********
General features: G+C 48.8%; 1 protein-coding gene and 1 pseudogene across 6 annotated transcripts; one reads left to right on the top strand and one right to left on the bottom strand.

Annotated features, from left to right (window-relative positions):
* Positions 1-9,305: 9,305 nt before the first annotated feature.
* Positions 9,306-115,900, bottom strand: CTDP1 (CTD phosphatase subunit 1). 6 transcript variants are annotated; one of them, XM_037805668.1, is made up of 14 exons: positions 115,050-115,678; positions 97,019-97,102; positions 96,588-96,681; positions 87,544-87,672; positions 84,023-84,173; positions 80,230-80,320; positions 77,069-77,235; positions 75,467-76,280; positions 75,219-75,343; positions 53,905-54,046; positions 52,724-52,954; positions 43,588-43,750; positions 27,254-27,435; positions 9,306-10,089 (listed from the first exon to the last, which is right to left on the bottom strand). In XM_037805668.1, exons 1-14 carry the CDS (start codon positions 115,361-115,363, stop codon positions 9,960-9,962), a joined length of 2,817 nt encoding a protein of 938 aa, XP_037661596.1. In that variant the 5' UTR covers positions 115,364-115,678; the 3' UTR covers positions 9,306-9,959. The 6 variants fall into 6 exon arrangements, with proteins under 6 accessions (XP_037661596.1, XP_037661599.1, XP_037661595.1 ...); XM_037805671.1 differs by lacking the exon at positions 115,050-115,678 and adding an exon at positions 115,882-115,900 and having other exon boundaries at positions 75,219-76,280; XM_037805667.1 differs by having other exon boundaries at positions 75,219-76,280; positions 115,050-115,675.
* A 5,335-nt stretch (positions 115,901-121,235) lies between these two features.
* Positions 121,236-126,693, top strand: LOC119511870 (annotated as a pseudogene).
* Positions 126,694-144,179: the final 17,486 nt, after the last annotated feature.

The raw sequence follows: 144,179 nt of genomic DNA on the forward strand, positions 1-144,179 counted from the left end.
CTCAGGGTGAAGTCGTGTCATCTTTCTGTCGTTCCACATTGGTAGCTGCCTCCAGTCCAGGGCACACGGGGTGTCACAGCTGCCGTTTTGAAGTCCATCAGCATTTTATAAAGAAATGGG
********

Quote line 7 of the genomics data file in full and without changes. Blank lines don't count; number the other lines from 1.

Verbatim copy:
* Positions 126,694-144,179: the final 17,486 nt, after the last annotated feature.